In an article published Wednesday, The Kansas City Star's Yael T. Abouhalkah warned the students at the University of Missouri that their safe space is about to be invaded by a conservative "harshly unleash[ing]" free speech that is certain to offend their politically correct sensibilities.
In a piece that repeatedly cites President Barack Obama as apparently the highest authority on just how much "free speech" should be allowed on campus, Abouhalkah prepares the students of Mizzou for the coming of Daily Wire Editor-in-Chief Ben Shapiro, who was invited to speak on campus Thursday night by the Young America's Foundation. Here's how Abouhalkah opens:
Free speech on the University of Missouri campus — supported at the highest levels by President Barack Obama — is scheduled to get another stern test Thursday evening.
This time, the words will be delivered by the conservative voice of Breitbart News Senior Editor-at-Large Ben Shapiro, who said this a few days ago about his visit to a campus roiled by racial tension:
“I’m not much older than these kids, but we’re not preparing kids for life — we’re preparing them for a future of whining pantywaist fascism. We need to fight that trend tooth and nail. Liberty is not a safe space.”
That blast was aimed at protesters including Concerned Student 1950, which has made a number of demands and taken several actions designed to bring more needed racial diversity to the campus.
For authoritative perspective on the issue, Abouhalkah turns to President Obama's have-it-both-ways comments on universities policing free speech. The president's remarks came during a recent interview with ABC's George Stephanopoulos in which they touched on the racial justice protests and subsequent high-profile resignations at Mizzou and other campuses across the country.
"I care about civil rights and I care about kids not being discriminated against or having swastikas painted on their doors or nooses hung, thinking it’s a joke," Obama told Stephanopoulos. "I think it’s entirely appropriate for any institution, including universities, to say, ‘Don't walk around in black face. It offends people. Don’t wear a headdress and beat your chest if Native American students have said, you know, ‘This hurts us. This bothers us.’ There’s nothing wrong with that."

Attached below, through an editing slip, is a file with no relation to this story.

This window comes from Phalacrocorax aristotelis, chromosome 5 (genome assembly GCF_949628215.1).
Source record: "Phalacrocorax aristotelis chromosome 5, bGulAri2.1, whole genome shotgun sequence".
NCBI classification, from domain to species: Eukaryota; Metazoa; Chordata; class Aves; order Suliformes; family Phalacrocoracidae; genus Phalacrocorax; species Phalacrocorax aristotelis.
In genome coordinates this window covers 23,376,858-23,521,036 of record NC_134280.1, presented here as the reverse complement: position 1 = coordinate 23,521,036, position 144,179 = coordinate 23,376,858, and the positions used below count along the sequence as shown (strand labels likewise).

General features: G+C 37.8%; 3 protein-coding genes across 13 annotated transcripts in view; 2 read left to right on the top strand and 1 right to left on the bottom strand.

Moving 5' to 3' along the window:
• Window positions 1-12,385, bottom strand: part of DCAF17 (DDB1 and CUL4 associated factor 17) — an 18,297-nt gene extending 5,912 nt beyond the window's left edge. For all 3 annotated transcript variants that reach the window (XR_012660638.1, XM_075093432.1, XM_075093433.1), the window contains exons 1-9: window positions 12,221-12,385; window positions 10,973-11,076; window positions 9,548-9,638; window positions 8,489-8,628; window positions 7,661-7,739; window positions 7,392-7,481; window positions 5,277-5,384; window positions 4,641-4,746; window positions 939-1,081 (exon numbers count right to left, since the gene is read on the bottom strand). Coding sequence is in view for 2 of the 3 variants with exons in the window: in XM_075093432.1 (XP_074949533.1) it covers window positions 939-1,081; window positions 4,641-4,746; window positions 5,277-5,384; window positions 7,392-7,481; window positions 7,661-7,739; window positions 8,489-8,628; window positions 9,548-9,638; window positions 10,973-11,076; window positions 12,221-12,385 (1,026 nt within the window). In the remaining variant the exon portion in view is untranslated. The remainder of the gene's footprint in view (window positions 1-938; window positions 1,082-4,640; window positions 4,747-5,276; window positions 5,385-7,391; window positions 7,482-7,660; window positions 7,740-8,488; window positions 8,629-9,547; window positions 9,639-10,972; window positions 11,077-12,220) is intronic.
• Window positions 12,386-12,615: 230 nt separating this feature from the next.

After seemingly giving universities presidential approval to restrict offensive free expression, Obama then noted that we've still got to look out for "these values of free speech."
"But we also have these values of free speech," he said. "And it’s not free speech in the abstract. The purpose of that kind of free speech is to make sure that we are forced to use argument and reason and words in making our democracy work. And you know, you don't have to be fearful of somebody spouting bad ideas. Just out-argue 'em, beat 'em."
"And I do worry if young people start getting trained to think that if somebody says something I don’t like if somebody says something that hurts my feelings that my only recourse is to shut them up, avoid them, push them away, call on a higher power to protect me from that," Obama added. "You know, and yes, does that put more of a burden on minority students or gay students or Jewish students or others in a majority that may be blind to history and blind to their hurt? It may put a slightly higher burden on them. But you’re not going to make the kinds of deep changes in society — that those students want, without taking it on, in a full and clear and courageous way."
Abouhalkah argues that that's "great advice" but it's "also tough advice to be followed by young minority college students who feel as if they have been marginalized and ignored for way too long." Throughout his piece, the author suggests that those who have been "testing" the limits of "free speech" are "harsh conservative voices":
Harsh conservative voices have been supplying that kind of “free speech” far beyond the most celebrated incident of last week, when a photographer confronted students and a few faculty members who didn’t want him getting near protesters on the campus.
Abouhalkah goes on to defend one of the leaders at the heart of the Mizzou protests that forced the president's ouster, Jonathan Butler, who, as Daily Wire and others have reported, comes from an extremely wealthy family and who's claim about being hit by the car of the president is not supported by the video evidence.
As Abouhalkah briefly mentions, public opinion has not gone the way of the Black Lives Matter activists. "This week, one poll showed a pretty deep-seated rejection among Missourians of the actions taken by the protesters, MU players and Coach Gary Pinkel." The University of Missouri poll found a three-to-one rejection of the actions of the Mizzou protestors, 62 percent disagreeing with how they handled the situation, 20 percent agreeing (with 18 percent unsure).